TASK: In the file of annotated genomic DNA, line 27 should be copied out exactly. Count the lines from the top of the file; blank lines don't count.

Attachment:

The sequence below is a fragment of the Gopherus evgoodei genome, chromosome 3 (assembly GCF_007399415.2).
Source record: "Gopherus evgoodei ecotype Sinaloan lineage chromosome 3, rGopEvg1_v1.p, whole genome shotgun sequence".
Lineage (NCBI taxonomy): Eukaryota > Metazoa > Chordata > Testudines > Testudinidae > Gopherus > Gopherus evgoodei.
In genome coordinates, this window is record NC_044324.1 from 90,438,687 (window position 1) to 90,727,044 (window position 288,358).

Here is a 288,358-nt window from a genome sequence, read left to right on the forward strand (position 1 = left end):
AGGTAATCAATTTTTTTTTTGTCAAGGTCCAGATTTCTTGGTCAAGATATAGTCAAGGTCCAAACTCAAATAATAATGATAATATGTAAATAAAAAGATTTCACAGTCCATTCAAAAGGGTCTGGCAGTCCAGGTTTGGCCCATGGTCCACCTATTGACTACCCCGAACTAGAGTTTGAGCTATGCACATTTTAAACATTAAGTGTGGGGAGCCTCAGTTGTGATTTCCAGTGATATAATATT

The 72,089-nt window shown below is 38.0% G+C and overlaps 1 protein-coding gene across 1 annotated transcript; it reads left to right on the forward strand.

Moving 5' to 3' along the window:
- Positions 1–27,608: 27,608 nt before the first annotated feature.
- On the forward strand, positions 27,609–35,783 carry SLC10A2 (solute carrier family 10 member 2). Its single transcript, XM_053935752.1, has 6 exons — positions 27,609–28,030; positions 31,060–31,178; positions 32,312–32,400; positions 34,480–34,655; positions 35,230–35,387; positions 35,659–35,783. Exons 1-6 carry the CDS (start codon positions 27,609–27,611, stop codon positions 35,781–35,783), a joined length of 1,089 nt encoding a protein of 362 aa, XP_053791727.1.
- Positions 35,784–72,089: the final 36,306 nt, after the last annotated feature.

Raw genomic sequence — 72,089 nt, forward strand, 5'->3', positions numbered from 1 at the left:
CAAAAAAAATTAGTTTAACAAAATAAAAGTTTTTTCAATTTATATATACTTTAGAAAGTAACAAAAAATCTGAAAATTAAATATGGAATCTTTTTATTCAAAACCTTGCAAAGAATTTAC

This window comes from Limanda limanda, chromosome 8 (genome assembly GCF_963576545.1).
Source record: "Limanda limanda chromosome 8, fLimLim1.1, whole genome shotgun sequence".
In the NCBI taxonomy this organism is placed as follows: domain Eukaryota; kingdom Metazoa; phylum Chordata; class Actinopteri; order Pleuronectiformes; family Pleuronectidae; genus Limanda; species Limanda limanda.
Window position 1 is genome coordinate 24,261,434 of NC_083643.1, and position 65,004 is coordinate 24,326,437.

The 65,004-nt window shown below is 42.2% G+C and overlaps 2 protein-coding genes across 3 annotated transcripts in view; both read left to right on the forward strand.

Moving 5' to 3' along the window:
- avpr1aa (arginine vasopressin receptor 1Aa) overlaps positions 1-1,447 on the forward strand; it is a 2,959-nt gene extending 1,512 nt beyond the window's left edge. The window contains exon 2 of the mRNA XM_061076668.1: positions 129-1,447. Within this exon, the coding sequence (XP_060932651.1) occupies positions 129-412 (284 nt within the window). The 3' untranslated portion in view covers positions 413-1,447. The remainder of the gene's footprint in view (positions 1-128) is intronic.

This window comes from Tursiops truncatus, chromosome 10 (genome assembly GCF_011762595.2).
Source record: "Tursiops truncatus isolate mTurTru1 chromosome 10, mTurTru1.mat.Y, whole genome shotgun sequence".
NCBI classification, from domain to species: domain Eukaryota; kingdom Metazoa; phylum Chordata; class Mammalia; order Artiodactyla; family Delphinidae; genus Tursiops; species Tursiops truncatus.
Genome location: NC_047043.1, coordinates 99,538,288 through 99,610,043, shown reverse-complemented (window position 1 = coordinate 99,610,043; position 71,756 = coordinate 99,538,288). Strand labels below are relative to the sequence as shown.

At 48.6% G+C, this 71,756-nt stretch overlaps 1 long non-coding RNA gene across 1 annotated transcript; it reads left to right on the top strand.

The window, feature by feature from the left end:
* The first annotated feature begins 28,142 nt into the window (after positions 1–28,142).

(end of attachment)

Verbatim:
* The first annotated feature begins 28,142 nt into the window (after positions 1–28,142).